18 Lessons from past pandemics  Occur unpredictably, not always in winter  Great variations in mortality, severity of illness, and pattern of illness or age most severely affected  Rapid surge in number of cases over brief period of time, often measured in weeks  Tend to occur in waves of 6 - 8 weeks, subsequent waves may be more or less severe Key lesson – unpredictability

19 Why is there concern about an influenza pandemic now?  A highly pathogenic avian influenza strain (A/H5N1) emerged in Hong Kong in 1997, reemerged in birds and humans in 2003, and is now circulating widely in birds in many countries  Since 2003, this strain has spread from birds to humans and as of August 23, 2006 has infected 241 people (141 deaths) in 10 countries  This strain has also been documented (rarely, so far) to spread from person to person  Reassortment or mutation could allow this strain to become easily transmissible between humans – there is no way to know if or when this will happen

20 Would the next pandemic be severe?  We just don’t know  However, past pandemics provide clues as to how humans may be affected by a new influenza virus and how societies would react to a pandemic  Information from past pandemics is used in economic and disease models to predict the impact of future pandemics

21 What could happen during an influenza pandemic?  In the United States, up to 1.9 million people could die, up to 9.9 million could be hospitalized, and up to 90 million could become ill  Intense pressure on healthcare  Disruption to many aspects of daily life

22 Emergency hospital, Camp Funston, Kansas 1918 Courtesy of National Museum of Health and Medicine

23 Pandemic waves Past experience teaches us that following the emergence of a new pandemic virus:  More than one wave of influenza is likely  Waves typically last 6-8 weeks  Gaps between the waves may be weeks or months  A subsequent wave can be worse than the first

24 What can be done to slow the spread of a pandemic?  Vaccine: –not expected to be available until later in a pandemic  Antivirals: –likely to be insufficient quantities, effectiveness unclear  Disease containment measures: –may be the only measures available in the early stages of a pandemic –may be helpful in slowing the spread of a pandemic, allowing more time for vaccine production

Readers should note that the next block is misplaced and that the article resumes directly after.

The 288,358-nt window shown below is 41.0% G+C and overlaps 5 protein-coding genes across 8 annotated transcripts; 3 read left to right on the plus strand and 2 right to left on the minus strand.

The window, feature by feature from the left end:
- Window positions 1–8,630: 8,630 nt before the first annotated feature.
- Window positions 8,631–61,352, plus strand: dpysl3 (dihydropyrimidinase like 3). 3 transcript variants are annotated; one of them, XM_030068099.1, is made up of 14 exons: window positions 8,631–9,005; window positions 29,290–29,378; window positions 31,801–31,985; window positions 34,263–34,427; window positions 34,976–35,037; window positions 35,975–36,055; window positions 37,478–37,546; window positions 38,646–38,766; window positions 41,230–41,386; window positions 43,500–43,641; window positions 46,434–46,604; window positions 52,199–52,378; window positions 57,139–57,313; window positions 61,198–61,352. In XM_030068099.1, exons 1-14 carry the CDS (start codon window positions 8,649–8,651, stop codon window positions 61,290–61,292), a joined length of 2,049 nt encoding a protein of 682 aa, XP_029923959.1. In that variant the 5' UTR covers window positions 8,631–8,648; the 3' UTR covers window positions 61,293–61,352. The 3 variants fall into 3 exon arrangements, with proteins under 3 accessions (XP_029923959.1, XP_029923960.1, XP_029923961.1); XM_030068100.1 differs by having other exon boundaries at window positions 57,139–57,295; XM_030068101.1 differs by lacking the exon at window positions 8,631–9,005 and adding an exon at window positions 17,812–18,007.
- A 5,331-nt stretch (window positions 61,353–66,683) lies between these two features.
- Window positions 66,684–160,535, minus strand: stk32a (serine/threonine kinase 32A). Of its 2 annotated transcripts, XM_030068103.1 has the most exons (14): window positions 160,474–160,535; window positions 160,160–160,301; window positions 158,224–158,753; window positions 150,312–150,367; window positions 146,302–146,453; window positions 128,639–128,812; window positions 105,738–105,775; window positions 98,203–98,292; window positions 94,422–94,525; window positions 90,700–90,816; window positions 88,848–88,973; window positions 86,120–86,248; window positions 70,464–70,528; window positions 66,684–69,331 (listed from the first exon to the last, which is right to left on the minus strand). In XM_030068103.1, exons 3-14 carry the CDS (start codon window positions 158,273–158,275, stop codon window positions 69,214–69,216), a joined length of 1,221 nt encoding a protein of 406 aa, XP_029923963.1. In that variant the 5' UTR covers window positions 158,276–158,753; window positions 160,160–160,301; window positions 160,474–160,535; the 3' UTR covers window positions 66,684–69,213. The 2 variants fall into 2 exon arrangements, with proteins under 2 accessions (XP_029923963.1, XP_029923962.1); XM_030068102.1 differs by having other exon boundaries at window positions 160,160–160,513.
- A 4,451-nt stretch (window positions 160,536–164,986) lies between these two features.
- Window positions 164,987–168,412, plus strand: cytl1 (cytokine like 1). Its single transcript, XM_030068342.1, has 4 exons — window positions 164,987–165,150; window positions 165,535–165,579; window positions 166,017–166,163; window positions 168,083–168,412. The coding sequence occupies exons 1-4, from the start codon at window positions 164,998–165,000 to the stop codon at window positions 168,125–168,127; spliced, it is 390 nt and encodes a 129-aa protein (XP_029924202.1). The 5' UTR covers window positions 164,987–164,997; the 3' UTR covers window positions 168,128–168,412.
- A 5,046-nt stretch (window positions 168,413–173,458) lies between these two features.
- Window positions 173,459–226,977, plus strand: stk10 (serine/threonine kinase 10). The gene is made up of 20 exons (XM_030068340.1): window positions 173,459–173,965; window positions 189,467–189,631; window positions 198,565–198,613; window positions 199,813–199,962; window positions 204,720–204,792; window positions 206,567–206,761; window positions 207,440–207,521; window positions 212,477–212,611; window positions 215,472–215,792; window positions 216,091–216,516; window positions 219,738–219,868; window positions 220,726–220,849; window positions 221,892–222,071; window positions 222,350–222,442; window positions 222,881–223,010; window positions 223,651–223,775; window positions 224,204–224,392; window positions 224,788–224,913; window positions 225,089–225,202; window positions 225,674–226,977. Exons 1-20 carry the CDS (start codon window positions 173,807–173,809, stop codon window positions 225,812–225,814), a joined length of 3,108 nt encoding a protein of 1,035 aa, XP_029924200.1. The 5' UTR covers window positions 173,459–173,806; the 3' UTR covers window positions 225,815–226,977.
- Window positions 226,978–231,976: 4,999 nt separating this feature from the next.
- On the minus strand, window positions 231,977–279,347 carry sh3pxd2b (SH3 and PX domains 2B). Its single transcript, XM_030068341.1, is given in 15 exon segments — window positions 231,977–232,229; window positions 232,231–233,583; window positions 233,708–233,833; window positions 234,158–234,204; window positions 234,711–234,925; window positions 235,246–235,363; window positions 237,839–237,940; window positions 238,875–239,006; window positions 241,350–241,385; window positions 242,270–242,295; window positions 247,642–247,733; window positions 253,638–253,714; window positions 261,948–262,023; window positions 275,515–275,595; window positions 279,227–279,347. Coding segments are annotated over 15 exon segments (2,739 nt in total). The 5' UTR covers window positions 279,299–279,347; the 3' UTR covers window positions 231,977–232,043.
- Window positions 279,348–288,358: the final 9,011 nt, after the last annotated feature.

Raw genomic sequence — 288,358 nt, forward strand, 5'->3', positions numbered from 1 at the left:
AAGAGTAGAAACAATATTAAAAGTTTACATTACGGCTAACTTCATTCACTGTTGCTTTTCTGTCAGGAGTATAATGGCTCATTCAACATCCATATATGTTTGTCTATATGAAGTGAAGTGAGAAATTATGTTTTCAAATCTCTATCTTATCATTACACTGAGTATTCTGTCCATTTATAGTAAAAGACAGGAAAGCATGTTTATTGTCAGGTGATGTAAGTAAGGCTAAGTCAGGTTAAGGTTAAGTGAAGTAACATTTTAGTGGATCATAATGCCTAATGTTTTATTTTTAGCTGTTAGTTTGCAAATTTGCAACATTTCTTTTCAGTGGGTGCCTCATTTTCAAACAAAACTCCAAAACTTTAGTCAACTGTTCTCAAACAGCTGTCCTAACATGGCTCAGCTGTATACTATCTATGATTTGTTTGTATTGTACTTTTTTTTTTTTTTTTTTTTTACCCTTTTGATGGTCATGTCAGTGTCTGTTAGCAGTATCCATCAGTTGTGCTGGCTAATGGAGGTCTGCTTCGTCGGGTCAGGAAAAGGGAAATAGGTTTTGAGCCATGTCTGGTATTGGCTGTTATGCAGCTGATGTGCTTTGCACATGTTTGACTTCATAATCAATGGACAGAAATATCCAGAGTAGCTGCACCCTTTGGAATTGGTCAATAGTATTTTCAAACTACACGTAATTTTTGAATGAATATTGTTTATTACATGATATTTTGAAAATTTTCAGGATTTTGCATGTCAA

25 Vaccine  Because the virus will be new, there will be no vaccine ready to protect against pandemic influenza at the start of a pandemic  Specific vaccine cannot be made until the virus strain has been identified and will take at least 4-6 months to produce

26 Antiviral drugs  Likely to be the only major medical countermeasure available early in a pandemic  Uncertainty about effectiveness for treatment or prevention  U.S. goal is to stockpile enough antiviral drugs to treat 25% of the U.S. population Reproduced with permission from Roche Products Ltd. Tamiflu ®

27 Disease containment measures  Isolation: restriction of movement/separation of ill infected persons with a contagious disease  Quarantine: restriction of movement/separation of well persons presumed exposed to a contagious disease  Self-shielding: self-imposed exclusion from infected persons or those who may be infected  Social distancing: reducing interactions between people to reduce the risk of disease transmission  Snow days: days on which offices, schools, transportation systems are closed or cancelled, as if there were a major snowstorm


29 Other methods to reduce transmission  Hand hygiene (cleaning hands with soap and water or an alcohol-based hand rub)  Respiratory hygiene, e.g., “Cover your cough”  Cleaning and disinfection of contaminated objects, surfaces  Physical barriers (e.g., glass or plastic “windows” to protect front desk workers)  Use of personal protective equipment (PPE) in some settings (e.g., healthcare) such as gowns, gloves, eye, and respiratory protection

30 Employees of Stewart & Holmes Wholesale Drug Co. Seattle, 1918 Courtesy of Grace Loudon Mc Adam

31 Summary  The currently circulating avian influenza strain may or may not cause a pandemic  Global surveillance is essential; international cooperation is critical  Planning for a possible pandemic is occurring nationally and internationally  National, state, local, and individual preparedness are all important

32 Additional avian and pandemic influenza information  MDH  CDC index.htm  HHS plan/  WHO avian_influenza/en/index.html

33 Please call the Minnesota Department of Health at: 651-201-5414 or 1-877-676-5414 Questions?